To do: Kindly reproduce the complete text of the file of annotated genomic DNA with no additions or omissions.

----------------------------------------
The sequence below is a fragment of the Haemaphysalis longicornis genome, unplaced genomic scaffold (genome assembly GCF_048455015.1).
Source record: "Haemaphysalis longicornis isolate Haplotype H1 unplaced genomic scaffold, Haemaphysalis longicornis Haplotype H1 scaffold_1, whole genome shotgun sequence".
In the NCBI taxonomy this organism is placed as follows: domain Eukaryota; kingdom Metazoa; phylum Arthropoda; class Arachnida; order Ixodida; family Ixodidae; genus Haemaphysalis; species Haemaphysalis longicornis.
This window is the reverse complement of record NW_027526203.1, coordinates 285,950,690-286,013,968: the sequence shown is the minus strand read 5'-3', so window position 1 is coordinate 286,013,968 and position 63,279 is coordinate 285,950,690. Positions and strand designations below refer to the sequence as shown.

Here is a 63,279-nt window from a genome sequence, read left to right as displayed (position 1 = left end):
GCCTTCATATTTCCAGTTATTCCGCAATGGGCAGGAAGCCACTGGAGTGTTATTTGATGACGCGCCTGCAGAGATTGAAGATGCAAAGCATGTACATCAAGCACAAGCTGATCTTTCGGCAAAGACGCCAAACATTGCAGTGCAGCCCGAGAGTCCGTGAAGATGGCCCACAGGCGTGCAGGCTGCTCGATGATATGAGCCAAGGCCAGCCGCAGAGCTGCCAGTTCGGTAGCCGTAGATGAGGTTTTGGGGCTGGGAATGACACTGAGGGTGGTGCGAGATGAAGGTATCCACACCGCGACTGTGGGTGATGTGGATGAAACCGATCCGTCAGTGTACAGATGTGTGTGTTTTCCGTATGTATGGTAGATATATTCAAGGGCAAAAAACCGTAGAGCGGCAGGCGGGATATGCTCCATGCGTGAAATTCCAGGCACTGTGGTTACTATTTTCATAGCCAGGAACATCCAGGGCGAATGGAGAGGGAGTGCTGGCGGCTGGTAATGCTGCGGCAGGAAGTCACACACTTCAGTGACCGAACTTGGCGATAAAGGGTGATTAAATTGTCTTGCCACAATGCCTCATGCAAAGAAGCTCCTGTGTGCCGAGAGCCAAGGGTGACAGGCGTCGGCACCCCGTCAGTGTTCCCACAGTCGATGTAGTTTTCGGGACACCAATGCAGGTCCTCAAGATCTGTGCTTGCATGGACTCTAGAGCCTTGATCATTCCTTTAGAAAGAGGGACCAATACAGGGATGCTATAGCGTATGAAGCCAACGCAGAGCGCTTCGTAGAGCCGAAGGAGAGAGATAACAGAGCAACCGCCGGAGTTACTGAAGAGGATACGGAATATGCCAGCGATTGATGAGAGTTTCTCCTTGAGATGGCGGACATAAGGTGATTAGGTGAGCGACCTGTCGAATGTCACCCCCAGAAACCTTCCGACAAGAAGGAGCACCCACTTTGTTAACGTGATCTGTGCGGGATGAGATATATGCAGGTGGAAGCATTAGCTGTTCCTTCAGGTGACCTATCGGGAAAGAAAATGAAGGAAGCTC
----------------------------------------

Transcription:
The sequence below is a fragment of the Haemaphysalis longicornis genome, unplaced genomic scaffold (genome assembly GCF_048455015.1).
Source record: "Haemaphysalis longicornis isolate Haplotype H1 unplaced genomic scaffold, Haemaphysalis longicornis Haplotype H1 scaffold_1, whole genome shotgun sequence".
In the NCBI taxonomy this organism is placed as follows: domain Eukaryota; kingdom Metazoa; phylum Arthropoda; class Arachnida; order Ixodida; family Ixodidae; genus Haemaphysalis; species Haemaphysalis longicornis.
This window is the reverse complement of record NW_027526203.1, coordinates 285,950,690-286,013,968: the sequence shown is the minus strand read 5'-3', so window position 1 is coordinate 286,013,968 and position 63,279 is coordinate 285,950,690. Positions and strand designations below refer to the sequence as shown.

Here is a 63,279-nt window from a genome sequence, read left to right as displayed (position 1 = left end):
GCCTTCATATTTCCAGTTATTCCGCAATGGGCAGGAAGCCACTGGAGTGTTATTTGATGACGCGCCTGCAGAGATTGAAGATGCAAAGCATGTACATCAAGCACAAGCTGATCTTTCGGCAAAGACGCCAAACATTGCAGTGCAGCCCGAGAGTCCGTGAAGATGGCCCACAGGCGTGCAGGCTGCTCGATGATATGAGCCAAGGCCAGCCGCAGAGCTGCCAGTTCGGTAGCCGTAGATGAGGTTTTGGGGCTGGGAATGACACTGAGGGTGGTGCGAGATGAAGGTATCCACACCGCGACTGTGGGTGATGTGGATGAAACCGATCCGTCAGTGTACAGATGTGTGTGTTTTCCGTATGTATGGTAGATATATTCAAGGGCAAAAAACCGTAGAGCGGCAGGCGGGATATGCTCCATGCGTGAAATTCCAGGCACTGTGGTTACTATTTTCATAGCCAGGAACATCCAGGGCGAATGGAGAGGGAGTGCTGGCGGCTGGTAATGCTGCGGCAGGAAGTCACACACTTCAGTGACCGAACTTGGCGATAAAGGGTGATTAAATTGTCTTGCCACAATGCCTCATGCAAAGAAGCTCCTGTGTGCCGAGAGCCAAGGGTGACAGGCGTCGGCACCCCGTCAGTGTTCCCACAGTCGATGTAGTTTTCGGGACACCAATGCAGGTCCTCAAGATCTGTGCTTGCATGGACTCTAGAGCCTTGATCATTCCTTTAGAAAGAGGGACCAATACAGGGATGCTATAGCGTATGAAGCCAACGCAGAGCGCTTCGTAGAGCCGAAGGAGAGAGATAACAGAGCAACCGCCGGAGTTACTGAAGAGGATACGGAATATGCCAGCGATTGATGAGAGTTTCTCCTTGAGATGGCGGACATAAGGTGATTAGGTGAGCGACCTGTCGAATGTCACCCCCAGAAACCTTCCGACAAGAAGGAGCACCCACTTTGTTAACGTGATCTGTGCGGGATGAGATATATGCAGGTGGAAGCATTAGCTGTTCCTTCAGGTGACCTATCGGGAAAGAAAATGAAGGAAGCTC